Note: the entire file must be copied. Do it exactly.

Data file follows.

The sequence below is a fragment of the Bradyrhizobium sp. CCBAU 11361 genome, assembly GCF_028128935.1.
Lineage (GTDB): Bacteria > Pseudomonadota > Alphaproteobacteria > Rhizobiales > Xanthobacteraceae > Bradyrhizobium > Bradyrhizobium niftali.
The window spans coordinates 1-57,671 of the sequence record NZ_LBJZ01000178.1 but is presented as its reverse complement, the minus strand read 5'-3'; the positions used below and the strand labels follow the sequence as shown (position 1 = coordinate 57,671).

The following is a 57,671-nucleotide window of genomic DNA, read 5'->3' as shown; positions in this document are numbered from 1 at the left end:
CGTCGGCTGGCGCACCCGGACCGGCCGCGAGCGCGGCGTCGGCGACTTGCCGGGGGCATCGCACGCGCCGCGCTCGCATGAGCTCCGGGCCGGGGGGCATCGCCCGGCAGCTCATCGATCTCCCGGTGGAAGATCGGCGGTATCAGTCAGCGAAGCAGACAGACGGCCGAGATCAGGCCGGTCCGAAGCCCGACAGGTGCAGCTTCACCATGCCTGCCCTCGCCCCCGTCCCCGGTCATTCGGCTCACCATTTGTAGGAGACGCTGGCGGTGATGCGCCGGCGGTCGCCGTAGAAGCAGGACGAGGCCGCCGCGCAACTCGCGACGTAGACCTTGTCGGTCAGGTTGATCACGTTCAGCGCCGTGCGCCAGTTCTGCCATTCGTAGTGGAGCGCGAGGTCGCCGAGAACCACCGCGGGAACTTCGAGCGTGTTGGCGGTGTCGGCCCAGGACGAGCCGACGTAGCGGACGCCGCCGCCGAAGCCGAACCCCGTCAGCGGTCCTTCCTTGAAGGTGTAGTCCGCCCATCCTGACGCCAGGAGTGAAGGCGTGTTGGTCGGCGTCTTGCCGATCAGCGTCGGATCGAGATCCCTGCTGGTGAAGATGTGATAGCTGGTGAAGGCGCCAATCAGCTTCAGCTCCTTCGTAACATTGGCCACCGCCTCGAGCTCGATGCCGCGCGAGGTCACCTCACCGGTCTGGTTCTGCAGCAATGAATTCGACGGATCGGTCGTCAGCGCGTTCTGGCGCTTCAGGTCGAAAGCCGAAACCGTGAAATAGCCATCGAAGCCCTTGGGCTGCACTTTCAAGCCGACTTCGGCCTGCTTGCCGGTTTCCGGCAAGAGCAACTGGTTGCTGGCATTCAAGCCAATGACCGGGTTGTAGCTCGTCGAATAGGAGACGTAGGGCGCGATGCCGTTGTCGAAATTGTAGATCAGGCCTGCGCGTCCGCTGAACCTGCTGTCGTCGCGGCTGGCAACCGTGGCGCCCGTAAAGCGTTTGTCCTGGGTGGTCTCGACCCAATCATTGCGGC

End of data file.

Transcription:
The sequence below is a fragment of the Bradyrhizobium sp. CCBAU 11361 genome, assembly GCF_028128935.1.
Lineage (GTDB): Bacteria > Pseudomonadota > Alphaproteobacteria > Rhizobiales > Xanthobacteraceae > Bradyrhizobium > Bradyrhizobium niftali.
The window spans coordinates 1-57,671 of the sequence record NZ_LBJZ01000178.1 but is presented as its reverse complement, the minus strand read 5'-3'; the positions used below and the strand labels follow the sequence as shown (position 1 = coordinate 57,671).

The following is a 57,671-nucleotide window of genomic DNA, read 5'->3' as shown; positions in this document are numbered from 1 at the left end:
CGTCGGCTGGCGCACCCGGACCGGCCGCGAGCGCGGCGTCGGCGACTTGCCGGGGGCATCGCACGCGCCGCGCTCGCATGAGCTCCGGGCCGGGGGGCATCGCCCGGCAGCTCATCGATCTCCCGGTGGAAGATCGGCGGTATCAGTCAGCGAAGCAGACAGACGGCCGAGATCAGGCCGGTCCGAAGCCCGACAGGTGCAGCTTCACCATGCCTGCCCTCGCCCCCGTCCCCGGTCATTCGGCTCACCATTTGTAGGAGACGCTGGCGGTGATGCGCCGGCGGTCGCCGTAGAAGCAGGACGAGGCCGCCGCGCAACTCGCGACGTAGACCTTGTCGGTCAGGTTGATCACGTTCAGCGCCGTGCGCCAGTTCTGCCATTCGTAGTGGAGCGCGAGGTCGCCGAGAACCACCGCGGGAACTTCGAGCGTGTTGGCGGTGTCGGCCCAGGACGAGCCGACGTAGCGGACGCCGCCGCCGAAGCCGAACCCCGTCAGCGGTCCTTCCTTGAAGGTGTAGTCCGCCCATCCTGACGCCAGGAGTGAAGGCGTGTTGGTCGGCGTCTTGCCGATCAGCGTCGGATCGAGATCCCTGCTGGTGAAGATGTGATAGCTGGTGAAGGCGCCAATCAGCTTCAGCTCCTTCGTAACATTGGCCACCGCCTCGAGCTCGATGCCGCGCGAGGTCACCTCACCGGTCTGGTTCTGCAGCAATGAATTCGACGGATCGGTCGTCAGCGCGTTCTGGCGCTTCAGGTCGAAAGCCGAAACCGTGAAATAGCCATCGAAGCCCTTGGGCTGCACTTTCAAGCCGACTTCGGCCTGCTTGCCGGTTTCCGGCAAGAGCAACTGGTTGCTGGCATTCAAGCCAATGACCGGGTTGTAGCTCGTCGAATAGGAGACGTAGGGCGCGATGCCGTTGTCGAAATTGTAGATCAGGCCTGCGCGTCCGCTGAACCTGCTGTCGTCGCGGCTGGCAACCGTGGCGCCCGTAAAGCGTTTGTCCTGGGTGGTCTCGACCCAATCATTGCGGC